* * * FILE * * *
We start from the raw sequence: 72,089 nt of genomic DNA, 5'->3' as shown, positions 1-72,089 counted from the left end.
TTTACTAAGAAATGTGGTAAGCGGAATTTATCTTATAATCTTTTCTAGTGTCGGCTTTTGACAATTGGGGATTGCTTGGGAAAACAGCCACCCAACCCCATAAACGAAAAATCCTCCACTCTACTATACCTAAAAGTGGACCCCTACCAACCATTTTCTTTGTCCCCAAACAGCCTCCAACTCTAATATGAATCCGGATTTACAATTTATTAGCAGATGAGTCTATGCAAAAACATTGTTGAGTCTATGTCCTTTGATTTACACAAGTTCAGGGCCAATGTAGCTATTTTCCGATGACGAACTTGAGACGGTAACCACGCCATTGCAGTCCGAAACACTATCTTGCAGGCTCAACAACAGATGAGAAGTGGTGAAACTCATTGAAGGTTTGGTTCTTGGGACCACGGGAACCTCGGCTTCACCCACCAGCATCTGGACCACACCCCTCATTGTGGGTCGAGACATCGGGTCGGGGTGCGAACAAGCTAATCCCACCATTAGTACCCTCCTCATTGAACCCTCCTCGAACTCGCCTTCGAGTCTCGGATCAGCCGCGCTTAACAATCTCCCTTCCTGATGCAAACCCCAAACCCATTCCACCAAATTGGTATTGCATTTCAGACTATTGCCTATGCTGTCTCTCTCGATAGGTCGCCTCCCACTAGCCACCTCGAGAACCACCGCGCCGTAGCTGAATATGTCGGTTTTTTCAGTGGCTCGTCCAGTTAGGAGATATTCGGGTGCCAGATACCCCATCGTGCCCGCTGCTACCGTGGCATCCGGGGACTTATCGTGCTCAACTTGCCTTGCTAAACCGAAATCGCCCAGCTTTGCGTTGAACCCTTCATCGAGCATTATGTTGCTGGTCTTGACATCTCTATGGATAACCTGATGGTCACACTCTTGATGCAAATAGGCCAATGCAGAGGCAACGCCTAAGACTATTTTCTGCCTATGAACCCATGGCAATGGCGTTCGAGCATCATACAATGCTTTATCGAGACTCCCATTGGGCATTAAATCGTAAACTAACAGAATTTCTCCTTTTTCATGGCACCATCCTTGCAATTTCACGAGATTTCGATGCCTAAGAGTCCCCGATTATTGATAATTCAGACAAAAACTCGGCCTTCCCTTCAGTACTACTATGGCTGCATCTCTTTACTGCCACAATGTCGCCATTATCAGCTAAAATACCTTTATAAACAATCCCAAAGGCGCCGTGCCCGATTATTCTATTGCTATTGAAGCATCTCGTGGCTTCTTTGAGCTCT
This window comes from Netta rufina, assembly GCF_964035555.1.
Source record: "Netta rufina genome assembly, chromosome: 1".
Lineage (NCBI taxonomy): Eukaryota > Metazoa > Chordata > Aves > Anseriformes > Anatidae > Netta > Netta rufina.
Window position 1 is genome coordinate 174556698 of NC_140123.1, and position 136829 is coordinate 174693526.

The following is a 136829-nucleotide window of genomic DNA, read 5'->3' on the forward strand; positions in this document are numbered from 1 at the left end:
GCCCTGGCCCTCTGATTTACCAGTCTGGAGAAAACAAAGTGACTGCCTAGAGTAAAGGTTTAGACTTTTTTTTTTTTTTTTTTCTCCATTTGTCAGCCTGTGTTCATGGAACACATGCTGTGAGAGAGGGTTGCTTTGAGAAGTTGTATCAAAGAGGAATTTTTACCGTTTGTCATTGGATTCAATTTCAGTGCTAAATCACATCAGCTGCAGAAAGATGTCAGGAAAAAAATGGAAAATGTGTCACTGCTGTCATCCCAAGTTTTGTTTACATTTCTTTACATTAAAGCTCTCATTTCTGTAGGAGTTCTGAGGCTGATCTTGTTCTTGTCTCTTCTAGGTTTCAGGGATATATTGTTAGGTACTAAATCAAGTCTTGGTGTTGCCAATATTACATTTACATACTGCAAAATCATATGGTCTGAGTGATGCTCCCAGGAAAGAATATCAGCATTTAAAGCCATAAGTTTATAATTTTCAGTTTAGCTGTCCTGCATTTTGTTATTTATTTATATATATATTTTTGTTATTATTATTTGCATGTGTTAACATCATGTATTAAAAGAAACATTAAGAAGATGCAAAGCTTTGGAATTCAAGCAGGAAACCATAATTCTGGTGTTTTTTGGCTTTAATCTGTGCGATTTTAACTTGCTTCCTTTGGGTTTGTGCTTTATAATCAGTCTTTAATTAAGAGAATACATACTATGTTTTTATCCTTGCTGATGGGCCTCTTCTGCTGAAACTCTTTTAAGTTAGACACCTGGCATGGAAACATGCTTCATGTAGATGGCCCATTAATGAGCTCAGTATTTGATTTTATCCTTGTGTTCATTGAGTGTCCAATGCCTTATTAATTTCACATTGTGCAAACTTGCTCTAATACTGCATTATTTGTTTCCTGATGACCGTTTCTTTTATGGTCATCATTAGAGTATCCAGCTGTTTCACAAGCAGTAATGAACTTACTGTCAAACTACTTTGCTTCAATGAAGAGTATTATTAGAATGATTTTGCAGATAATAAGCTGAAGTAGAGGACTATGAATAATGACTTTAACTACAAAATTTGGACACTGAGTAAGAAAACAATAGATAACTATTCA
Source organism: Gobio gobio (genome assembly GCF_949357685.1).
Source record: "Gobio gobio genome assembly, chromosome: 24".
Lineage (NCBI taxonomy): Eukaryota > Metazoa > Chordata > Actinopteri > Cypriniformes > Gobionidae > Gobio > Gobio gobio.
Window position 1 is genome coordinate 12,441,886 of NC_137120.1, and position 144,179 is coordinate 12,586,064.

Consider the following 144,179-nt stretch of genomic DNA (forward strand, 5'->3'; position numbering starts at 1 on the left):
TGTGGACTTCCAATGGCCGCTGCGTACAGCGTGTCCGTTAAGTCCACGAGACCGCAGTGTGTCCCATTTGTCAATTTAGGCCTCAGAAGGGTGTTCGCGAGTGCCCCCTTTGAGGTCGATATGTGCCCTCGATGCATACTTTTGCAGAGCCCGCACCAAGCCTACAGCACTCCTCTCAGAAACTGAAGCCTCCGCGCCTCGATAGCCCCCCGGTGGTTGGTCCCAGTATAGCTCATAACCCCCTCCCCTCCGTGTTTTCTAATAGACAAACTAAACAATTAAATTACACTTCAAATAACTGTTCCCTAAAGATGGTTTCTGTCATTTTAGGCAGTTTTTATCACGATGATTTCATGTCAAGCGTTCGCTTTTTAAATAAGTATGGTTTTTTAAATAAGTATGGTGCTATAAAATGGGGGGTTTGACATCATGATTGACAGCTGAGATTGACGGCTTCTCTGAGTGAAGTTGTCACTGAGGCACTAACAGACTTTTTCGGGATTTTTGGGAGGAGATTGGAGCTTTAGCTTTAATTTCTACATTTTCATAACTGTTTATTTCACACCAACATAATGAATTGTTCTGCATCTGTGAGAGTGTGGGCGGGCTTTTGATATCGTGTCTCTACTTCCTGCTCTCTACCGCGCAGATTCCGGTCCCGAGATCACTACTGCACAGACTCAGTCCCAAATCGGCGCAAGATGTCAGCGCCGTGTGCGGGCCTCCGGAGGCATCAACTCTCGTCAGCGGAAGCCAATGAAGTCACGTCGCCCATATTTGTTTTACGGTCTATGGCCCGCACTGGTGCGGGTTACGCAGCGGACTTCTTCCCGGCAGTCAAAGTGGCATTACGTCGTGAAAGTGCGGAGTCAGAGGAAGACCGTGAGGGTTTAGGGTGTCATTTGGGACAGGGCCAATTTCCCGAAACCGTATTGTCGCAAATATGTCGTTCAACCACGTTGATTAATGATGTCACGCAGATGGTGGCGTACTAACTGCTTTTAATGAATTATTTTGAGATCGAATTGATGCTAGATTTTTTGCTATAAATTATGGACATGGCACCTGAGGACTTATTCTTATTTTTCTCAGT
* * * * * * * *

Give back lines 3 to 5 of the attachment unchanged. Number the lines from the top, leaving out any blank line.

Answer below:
This window comes from Netta rufina, assembly GCF_964035555.1.
Source record: "Netta rufina genome assembly, chromosome: 1".
Lineage (NCBI taxonomy): Eukaryota > Metazoa > Chordata > Aves > Anseriformes > Anatidae > Netta > Netta rufina.